• immunosuppression due to disease or treatment (including treatment for cancer)
    • are a child with a moderate to severe neurodevelopmental disorder such as cerebral palsy
  • were born with Down syndrome
  • live in a nursing home or other long-term care facility

Some people should get the vaccine to protect themselves, their families and those they care for.

These include those who:

  • work in healthcare
  • are a carer or live with someone who is at risk of flu because of a long-term health condition
  • are a carer or live with someone who has Down syndrome

People who are in regular contact with pigs, poultry or waterfowl should get the flu vaccine.

If you are in an at-risk group, you should get the flu vaccine during Autumn.

How the flu vaccine works

The flu vaccine helps your immune system to produce antibodies (proteins that fight infection). If you have had the flu vaccine and you come into contact with the flu virus, the vaccine can stop you from getting sick

The flu vaccine starts to work within 2 weeks.

You need to have the flu vaccine every year. This is because the antibodies that protect you decline over time. Flu strains can also change from year to year.

Safe and effective flu vaccine

Getting the flu vaccine is the best way to help protect yourself from getting the flu.

It will not stop all flu viruses and the level of protection may vary. So it's not a 100% effective and you may still get flu.

But if you do get flu after you have the vaccine, it's likely to be milder and you will recover more quickly.

Flu vaccines usually reduce the risk of infection by 40-60%.

Flu vaccines also reduce:

  • the severity of illness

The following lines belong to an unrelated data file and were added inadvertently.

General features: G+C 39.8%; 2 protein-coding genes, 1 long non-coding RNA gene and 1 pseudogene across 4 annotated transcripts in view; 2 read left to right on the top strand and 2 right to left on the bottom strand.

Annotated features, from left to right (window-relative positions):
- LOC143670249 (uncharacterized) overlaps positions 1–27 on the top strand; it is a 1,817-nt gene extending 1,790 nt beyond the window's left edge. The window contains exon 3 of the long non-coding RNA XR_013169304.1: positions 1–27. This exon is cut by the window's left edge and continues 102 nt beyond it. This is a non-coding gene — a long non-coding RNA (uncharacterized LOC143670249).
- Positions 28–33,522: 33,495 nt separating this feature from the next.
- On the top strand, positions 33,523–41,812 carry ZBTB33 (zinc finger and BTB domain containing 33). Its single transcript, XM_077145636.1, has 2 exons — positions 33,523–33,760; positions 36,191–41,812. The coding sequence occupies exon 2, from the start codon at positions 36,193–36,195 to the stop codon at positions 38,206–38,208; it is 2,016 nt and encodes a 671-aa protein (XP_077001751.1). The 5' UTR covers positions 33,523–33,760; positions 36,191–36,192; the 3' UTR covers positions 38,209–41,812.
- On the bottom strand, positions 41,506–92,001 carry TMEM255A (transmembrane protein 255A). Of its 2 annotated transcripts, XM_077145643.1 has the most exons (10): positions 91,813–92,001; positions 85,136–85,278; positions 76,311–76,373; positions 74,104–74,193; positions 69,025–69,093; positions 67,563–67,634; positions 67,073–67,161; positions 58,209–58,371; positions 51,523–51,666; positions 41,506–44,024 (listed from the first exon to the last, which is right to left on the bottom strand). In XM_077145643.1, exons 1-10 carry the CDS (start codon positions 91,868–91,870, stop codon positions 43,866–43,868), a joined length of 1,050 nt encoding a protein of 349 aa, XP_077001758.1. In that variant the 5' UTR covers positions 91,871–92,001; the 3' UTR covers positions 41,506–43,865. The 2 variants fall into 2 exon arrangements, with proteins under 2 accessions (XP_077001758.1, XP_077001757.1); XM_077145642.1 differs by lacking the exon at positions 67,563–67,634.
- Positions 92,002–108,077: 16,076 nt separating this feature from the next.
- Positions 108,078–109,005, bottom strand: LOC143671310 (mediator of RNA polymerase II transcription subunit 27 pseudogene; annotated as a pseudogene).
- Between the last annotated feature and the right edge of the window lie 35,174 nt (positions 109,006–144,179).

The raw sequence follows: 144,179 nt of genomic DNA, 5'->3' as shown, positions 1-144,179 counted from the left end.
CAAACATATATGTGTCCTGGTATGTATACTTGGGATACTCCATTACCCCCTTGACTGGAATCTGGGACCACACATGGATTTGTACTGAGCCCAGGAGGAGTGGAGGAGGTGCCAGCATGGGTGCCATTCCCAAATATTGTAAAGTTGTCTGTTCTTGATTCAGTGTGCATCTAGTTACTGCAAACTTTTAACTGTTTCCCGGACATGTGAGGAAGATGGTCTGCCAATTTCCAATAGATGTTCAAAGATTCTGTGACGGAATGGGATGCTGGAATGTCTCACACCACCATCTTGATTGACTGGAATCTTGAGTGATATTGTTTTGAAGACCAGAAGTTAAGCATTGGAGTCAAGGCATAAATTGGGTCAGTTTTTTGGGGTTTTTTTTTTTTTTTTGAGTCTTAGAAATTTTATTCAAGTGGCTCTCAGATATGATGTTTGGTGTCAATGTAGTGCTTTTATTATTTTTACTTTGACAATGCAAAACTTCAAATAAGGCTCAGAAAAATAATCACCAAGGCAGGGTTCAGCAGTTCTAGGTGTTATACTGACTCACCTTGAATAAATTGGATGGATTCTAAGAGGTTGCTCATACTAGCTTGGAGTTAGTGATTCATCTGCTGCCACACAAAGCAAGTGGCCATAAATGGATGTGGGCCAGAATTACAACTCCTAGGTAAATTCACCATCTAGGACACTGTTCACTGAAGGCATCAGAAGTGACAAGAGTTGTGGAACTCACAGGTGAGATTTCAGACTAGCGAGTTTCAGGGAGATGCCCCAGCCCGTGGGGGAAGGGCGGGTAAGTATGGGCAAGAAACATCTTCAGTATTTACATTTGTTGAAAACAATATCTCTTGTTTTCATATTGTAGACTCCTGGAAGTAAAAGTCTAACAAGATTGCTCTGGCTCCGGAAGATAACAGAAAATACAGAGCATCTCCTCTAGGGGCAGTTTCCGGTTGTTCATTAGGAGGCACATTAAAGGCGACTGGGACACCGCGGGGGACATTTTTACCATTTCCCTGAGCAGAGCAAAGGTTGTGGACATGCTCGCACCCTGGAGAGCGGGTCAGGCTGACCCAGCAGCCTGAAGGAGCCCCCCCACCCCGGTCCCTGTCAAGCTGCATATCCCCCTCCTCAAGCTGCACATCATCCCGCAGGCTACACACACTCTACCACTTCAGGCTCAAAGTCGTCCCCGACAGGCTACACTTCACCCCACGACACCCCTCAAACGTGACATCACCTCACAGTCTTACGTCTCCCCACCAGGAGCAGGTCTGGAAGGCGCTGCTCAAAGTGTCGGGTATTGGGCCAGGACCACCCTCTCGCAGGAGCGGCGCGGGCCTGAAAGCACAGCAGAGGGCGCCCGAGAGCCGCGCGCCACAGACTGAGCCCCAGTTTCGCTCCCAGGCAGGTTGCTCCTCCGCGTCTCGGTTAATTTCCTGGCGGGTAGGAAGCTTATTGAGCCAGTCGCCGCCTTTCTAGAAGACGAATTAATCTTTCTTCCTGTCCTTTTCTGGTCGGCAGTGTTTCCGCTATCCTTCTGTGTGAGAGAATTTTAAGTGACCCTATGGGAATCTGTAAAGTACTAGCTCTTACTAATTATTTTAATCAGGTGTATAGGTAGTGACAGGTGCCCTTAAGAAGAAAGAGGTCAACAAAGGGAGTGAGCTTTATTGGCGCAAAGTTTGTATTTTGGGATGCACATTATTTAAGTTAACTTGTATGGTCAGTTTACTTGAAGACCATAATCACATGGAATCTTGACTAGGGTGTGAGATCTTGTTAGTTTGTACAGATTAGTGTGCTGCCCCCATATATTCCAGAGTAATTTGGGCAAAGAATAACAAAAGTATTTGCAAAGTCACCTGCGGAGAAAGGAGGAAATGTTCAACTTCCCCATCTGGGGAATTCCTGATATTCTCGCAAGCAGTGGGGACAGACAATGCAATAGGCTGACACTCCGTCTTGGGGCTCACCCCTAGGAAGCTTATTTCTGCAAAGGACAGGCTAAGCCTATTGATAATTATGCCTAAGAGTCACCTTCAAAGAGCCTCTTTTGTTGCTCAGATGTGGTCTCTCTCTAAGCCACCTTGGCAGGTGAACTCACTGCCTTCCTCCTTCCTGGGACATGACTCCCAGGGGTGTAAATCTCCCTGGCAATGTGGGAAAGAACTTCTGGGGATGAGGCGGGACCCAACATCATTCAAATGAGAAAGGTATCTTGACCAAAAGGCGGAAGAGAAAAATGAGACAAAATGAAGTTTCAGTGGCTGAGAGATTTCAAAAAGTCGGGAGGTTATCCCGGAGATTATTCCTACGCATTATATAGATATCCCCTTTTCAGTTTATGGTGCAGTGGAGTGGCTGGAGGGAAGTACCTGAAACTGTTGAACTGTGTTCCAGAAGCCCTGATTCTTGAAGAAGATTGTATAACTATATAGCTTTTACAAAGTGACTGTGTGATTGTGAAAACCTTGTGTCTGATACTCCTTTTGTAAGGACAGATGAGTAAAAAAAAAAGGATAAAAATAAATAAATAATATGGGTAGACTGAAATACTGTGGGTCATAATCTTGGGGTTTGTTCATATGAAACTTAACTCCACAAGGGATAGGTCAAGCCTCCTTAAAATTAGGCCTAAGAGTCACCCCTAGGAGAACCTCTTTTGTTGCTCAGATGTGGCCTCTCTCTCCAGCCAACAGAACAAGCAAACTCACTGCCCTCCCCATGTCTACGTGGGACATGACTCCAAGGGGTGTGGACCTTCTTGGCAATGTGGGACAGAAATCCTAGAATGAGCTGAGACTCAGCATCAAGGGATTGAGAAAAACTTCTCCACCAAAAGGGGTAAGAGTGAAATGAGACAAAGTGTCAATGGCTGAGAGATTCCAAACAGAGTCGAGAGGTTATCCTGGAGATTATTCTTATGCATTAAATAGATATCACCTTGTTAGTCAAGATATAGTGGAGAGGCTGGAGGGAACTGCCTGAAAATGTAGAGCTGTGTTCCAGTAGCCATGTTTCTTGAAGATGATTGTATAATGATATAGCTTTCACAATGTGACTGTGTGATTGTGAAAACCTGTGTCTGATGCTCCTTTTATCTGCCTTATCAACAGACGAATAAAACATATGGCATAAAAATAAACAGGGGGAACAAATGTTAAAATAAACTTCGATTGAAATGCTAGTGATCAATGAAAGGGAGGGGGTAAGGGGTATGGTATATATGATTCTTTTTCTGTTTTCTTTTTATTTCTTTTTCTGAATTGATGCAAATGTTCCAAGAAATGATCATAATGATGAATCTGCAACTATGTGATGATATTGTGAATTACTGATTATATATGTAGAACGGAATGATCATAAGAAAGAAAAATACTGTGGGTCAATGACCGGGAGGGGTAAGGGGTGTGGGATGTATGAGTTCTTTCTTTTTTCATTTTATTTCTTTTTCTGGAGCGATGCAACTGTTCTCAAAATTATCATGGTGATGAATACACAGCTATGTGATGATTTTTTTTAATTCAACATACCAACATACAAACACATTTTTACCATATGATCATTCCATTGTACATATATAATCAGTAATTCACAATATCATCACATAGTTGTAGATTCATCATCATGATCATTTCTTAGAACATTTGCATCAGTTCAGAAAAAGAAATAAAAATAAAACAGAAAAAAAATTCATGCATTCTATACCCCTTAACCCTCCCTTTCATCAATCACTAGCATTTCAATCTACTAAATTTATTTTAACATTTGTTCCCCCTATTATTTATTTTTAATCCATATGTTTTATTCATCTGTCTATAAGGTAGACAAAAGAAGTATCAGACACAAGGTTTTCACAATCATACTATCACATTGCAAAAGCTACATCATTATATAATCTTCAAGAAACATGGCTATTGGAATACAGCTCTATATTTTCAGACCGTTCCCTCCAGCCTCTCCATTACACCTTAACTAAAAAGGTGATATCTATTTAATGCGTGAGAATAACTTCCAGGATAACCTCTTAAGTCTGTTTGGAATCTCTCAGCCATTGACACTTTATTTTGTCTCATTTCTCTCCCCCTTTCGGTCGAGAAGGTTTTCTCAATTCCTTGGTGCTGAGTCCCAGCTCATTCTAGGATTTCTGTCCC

• complications from influenza
  • flu-related hospitalisations
  • admissions to critical care units

Flu vaccines have been given to millions of people worldwide for over 60 years, including pregnant women. Reactions to the vaccine are generally mild.

There is no aluminium, thiomersal, mercury, gelatin or porcine gelatin in the Quadrivalent Inactivated Influneza vaccine used in the 2020/2021 campaign.

There are very small amounts of gelatin/porcine gelatin in the Live Attenuated Influenza Vaccine (Fluenz) for children aged 2-17 years old. Gelatin is used as a stabiliser and is different from gelatin found in food as it is processed and broken down into small fragments.

All medicines, including flu vaccines, require licensing by the Health Products Regulatory Authority (HPRA) or the European Medicines Agency (EMA).

Any harmful effects should be reported to the HPRA.

Flu vaccine side effects

You may have a mild fever and aching muscles for a couple of days after having the vaccine. Your arm may also be a bit sore where you got the injection.

Serious side effects of the flu vaccine are very rare.

When you should not get the flu vaccine

You should not get the flu vaccine if you:

  • have had a severe allergic (anaphylaxis) reaction to a previous flu vaccine or any part of the vaccine.
  • are taking medicines called combination checkpoint inhibitors, for example, ipilimumab plus nivolumab
  • are ill with a temperature greater than 38 degrees Celsius - you should wait until you are well before getting the vaccine.
  • If you have an egg allergy, you should talk to your GP about getting the vaccine.

The 2020 / 2021 flu vaccine